Several studies have quantified the different advantages that calves born during the first 21 days of the calving season have over those that are born later. Each day a calf is on the ground, it has the opportunity to gain weight, and the relationship between birth date and actual weaning weight is obvious: Older calves are typically heavier at weaning compared with younger calves. However, these effects extend well beyond the time of weaning.
In calves placed in feedlots, the greater feedlot entry weights (a function of greater weaning weights) are followed by heavier final carcass weights, improvements in carcass quality grade and the proportion of carcasses qualifying for premium beef programs for calves born during the first 21 days of the calving season compared with those born later. In addition, a greater proportion of replacement heifers born during the first 21 days of the calving season were cycling at the start of their first breeding season, and this subsequently led to greater overall pregnancy rates compared with heifers born later in the calving season.
We also begin to see impacts of early calving on the cows themselves. The pattern of late-calving cows becoming perpetually late calving and subsequently not becoming pregnant is familiar to all of us. Early calving cows are more likely to become pregnant early in the next breeding season and a recent report (Kill et al., 2012) began to quantify the impacts of replacement heifers calving within the first 21 days of the calving season on longevity in the cow herd.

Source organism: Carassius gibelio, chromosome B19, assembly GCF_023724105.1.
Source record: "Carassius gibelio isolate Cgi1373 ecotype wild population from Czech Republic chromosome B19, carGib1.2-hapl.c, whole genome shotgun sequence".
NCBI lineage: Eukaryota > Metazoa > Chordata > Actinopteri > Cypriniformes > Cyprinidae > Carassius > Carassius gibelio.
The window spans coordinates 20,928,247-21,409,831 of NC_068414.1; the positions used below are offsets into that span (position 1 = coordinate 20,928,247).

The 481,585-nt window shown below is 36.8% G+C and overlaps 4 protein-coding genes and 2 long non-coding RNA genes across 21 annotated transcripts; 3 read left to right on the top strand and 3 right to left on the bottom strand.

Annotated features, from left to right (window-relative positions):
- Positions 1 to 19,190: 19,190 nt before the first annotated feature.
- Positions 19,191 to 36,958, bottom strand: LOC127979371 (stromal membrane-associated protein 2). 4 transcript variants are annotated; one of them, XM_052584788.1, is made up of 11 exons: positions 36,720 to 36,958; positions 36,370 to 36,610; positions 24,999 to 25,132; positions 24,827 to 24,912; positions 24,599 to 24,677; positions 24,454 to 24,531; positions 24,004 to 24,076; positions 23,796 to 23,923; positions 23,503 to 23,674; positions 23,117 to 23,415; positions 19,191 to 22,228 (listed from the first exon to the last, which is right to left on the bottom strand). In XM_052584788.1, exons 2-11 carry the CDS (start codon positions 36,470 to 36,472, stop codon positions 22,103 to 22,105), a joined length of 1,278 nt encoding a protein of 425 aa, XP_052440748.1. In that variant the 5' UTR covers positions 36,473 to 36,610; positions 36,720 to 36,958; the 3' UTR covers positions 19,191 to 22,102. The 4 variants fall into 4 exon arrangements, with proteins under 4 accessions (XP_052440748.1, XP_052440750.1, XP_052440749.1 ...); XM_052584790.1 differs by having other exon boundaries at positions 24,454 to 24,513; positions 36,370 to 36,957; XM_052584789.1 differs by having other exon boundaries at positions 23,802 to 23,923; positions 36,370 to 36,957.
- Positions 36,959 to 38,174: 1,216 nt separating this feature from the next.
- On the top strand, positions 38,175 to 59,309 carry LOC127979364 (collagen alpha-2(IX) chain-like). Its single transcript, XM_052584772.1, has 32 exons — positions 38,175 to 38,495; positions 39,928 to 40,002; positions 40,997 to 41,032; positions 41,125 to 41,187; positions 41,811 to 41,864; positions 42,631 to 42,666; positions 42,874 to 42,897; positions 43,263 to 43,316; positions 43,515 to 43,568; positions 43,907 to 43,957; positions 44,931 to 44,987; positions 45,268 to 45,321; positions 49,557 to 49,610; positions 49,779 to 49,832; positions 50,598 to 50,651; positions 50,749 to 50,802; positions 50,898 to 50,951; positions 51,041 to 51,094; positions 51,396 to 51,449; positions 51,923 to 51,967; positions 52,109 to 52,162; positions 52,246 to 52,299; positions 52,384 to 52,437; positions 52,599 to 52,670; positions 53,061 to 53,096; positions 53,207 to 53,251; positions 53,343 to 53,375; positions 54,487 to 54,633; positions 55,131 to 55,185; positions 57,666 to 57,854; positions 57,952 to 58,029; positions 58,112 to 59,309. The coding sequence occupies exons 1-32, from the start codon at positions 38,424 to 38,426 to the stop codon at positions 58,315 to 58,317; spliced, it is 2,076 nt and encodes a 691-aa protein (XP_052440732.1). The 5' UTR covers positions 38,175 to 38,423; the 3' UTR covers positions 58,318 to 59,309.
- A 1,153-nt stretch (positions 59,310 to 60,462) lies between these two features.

The average time early calving heifers remained in the herd was 5.1 years compared with only 3.9 years for heifers that calves after the first 21 days of the calving season in a group of 2,195 South Dakota producer-owned cattle. In a group of 16,549 cattle managed at the U.S. Department of Agriculture’s Meat Animal Research Center, heifers calving in the first 21 days, second 21 days and later had an average longevity of 8.2, 7.6 and 7.2 years, respectively. In both cases, data were confined to cattle culled for nonpregnancy, and other types of culls (conformation, temperament, etc.) were removed for the analysis. Taken together, this work showed that early calving heifers had at least a one-calf lifetime advantage compared with late-calving heifers.
This one-calf lifetime advantage also was complemented by extra weaning weight at the end of the breeding season that accumulated to the weight of an additional calf during the lifetime of the cow. Thus heifers that calved during the first 21 days of the calving season had the equivalent of a two-calf lifetime advantage over those heifers that calved after the first 21 days of the calving season. The moral of this story should be to focus on keeping heifers that become pregnant during the first 21 days of the breeding season.